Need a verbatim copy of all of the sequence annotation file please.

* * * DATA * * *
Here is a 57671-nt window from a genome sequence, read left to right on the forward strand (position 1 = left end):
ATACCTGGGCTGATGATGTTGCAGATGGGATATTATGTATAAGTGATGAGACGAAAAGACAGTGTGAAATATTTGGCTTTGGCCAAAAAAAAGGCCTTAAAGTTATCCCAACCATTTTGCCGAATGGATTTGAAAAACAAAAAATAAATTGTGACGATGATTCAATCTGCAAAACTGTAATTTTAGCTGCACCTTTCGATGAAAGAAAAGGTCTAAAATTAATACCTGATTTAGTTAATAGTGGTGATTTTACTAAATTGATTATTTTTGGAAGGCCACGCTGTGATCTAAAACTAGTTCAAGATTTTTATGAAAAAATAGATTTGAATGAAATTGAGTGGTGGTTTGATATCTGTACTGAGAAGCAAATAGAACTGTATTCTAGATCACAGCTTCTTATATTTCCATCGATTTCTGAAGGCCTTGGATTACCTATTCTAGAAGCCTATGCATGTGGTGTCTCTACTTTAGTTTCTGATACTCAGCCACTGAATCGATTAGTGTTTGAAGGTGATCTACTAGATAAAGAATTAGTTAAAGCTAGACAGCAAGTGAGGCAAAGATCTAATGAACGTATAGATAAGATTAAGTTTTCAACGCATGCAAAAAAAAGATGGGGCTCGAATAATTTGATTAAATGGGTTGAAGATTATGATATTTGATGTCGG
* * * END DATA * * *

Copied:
Here is a 57671-nt window from a genome sequence, read left to right on the forward strand (position 1 = left end):
ATACCTGGGCTGATGATGTTGCAGATGGGATATTATGTATAAGTGATGAGACGAAAAGACAGTGTGAAATATTTGGCTTTGGCCAAAAAAAAGGCCTTAAAGTTATCCCAACCATTTTGCCGAATGGATTTGAAAAACAAAAAATAAATTGTGACGATGATTCAATCTGCAAAACTGTAATTTTAGCTGCACCTTTCGATGAAAGAAAAGGTCTAAAATTAATACCTGATTTAGTTAATAGTGGTGATTTTACTAAATTGATTATTTTTGGAAGGCCACGCTGTGATCTAAAACTAGTTCAAGATTTTTATGAAAAAATAGATTTGAATGAAATTGAGTGGTGGTTTGATATCTGTACTGAGAAGCAAATAGAACTGTATTCTAGATCACAGCTTCTTATATTTCCATCGATTTCTGAAGGCCTTGGATTACCTATTCTAGAAGCCTATGCATGTGGTGTCTCTACTTTAGTTTCTGATACTCAGCCACTGAATCGATTAGTGTTTGAAGGTGATCTACTAGATAAAGAATTAGTTAAAGCTAGACAGCAAGTGAGGCAAAGATCTAATGAACGTATAGATAAGATTAAGTTTTCAACGCATGCAAAAAAAAGATGGGGCTCGAATAATTTGATTAAATGGGTTGAAGATTATGATATTTGATGTCGG